The Orlando Fire Department this week took a step toward equipping its firefighters with drones that they say will improve the speed and safety of their responses.
The Fire Department spent Tuesday and Wednesday in training with the Federal Aviation Authority on how to safely and efficiently use the drones.
Seven members of the Fire Department’s arson and bomb squad received their certification to fly the unmanned aircraft, Fire Department spokeswoman Ashley Papagni said.
Capt. Trenton Campbell said the technology will help members of his team responding to reports of suspicious packages make faster assessments of what firefighters are up against. He said it would take “literally minutes” from the time firefighters arrive to when a drone could capture images of a device and the surrounding area.
“We can deploy a drone at a rapid rate, so we don’t have to shut down commerce too long,” Campbell said. “We can launch that before our whole team is ready to assemble.”
Fire Department Chief Roderick Williams said the drones will also keep members of the bomb squad safer when assessing situations.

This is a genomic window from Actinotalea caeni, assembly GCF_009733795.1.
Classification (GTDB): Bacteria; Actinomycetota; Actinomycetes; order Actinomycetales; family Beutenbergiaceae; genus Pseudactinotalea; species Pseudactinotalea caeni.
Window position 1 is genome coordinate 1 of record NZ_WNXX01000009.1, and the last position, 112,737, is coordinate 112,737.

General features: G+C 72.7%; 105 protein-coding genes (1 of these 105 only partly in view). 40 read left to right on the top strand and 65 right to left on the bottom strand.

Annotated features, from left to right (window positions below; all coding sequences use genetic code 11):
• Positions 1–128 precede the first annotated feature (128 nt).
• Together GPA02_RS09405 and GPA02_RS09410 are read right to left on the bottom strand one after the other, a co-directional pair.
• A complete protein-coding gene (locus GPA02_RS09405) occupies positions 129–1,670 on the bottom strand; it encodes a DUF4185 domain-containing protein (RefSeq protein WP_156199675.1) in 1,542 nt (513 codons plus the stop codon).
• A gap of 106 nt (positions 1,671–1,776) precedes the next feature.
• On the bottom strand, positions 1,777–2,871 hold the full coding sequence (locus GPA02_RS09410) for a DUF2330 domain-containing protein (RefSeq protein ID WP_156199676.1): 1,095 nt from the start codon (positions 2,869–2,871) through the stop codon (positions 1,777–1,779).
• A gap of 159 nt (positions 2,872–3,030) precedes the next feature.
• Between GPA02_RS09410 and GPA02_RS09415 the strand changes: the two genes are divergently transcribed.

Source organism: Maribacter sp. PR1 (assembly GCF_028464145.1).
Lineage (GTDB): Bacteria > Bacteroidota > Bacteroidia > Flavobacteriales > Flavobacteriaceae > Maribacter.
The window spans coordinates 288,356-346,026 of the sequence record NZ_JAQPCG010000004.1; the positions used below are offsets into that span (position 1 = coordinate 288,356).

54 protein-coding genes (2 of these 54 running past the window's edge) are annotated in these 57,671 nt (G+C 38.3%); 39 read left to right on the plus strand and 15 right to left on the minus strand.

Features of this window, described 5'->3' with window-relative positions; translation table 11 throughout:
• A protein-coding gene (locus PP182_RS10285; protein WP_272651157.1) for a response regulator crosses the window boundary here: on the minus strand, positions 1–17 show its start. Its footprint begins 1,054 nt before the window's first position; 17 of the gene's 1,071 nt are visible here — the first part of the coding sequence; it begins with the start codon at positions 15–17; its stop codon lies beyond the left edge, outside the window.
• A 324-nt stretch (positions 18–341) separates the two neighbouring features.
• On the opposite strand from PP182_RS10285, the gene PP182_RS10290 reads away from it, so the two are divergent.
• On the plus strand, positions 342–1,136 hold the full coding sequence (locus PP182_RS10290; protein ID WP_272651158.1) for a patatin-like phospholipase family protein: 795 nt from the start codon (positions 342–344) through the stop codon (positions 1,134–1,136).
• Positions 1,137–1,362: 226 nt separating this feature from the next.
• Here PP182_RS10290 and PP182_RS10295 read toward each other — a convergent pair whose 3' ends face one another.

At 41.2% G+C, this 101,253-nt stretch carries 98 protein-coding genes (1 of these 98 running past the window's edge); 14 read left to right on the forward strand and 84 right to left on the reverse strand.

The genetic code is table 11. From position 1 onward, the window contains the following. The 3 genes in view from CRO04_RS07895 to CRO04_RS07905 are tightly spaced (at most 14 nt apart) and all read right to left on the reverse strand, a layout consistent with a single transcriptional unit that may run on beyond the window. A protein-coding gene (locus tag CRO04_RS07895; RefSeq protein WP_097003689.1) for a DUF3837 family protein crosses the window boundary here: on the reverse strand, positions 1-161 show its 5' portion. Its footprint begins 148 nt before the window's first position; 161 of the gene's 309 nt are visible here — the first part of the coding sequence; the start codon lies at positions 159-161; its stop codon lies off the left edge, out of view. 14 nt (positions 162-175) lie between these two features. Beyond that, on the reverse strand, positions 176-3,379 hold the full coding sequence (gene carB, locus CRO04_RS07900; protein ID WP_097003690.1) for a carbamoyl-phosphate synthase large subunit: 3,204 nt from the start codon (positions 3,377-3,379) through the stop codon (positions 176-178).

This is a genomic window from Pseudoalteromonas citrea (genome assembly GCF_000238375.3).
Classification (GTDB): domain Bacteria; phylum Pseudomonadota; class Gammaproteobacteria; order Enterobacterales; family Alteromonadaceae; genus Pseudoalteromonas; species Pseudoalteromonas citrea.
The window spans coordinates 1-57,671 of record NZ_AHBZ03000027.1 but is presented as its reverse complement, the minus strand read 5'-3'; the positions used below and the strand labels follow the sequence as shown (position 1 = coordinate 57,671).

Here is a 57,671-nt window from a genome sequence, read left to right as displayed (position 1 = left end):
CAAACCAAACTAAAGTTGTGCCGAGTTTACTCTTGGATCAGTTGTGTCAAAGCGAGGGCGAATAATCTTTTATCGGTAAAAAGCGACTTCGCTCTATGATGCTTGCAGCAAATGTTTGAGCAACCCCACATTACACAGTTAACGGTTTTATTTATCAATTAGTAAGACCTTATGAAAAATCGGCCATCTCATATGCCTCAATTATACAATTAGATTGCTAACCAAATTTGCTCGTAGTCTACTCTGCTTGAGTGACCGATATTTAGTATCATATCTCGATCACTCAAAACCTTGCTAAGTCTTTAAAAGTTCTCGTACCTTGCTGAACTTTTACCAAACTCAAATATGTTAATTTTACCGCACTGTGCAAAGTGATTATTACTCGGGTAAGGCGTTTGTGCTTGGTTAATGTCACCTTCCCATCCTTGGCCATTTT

“It’s another layer of protection,” Williams said. “Before we actually send our person down to look at a device, we can utilize these cameras first and this drone to actually look closer.”
In addition to assisting with suspicious-device investigations, Papagni said, the unmanned aircraft could be used in search-and-rescue missions, fire and damage assessments and other emergency situations.
Orange County Fire Rescue received the go-ahead from county officials in April to apply for authorization from the FAA to use drones. Fire Rescue Chief Otto Drozd III said the drones can attach to a variety of tools including cameras, infrared cameras and portable defibrillators.
“All of these take the firefighters out of harm’s way and put the drone in the position to give us the operational intelligence we need to get when we’re on scene,” Drozd said.
Papagni said the drones would cost between $1,500 and $1,700. The department plans to purchase drones within the next two months, Williams said.
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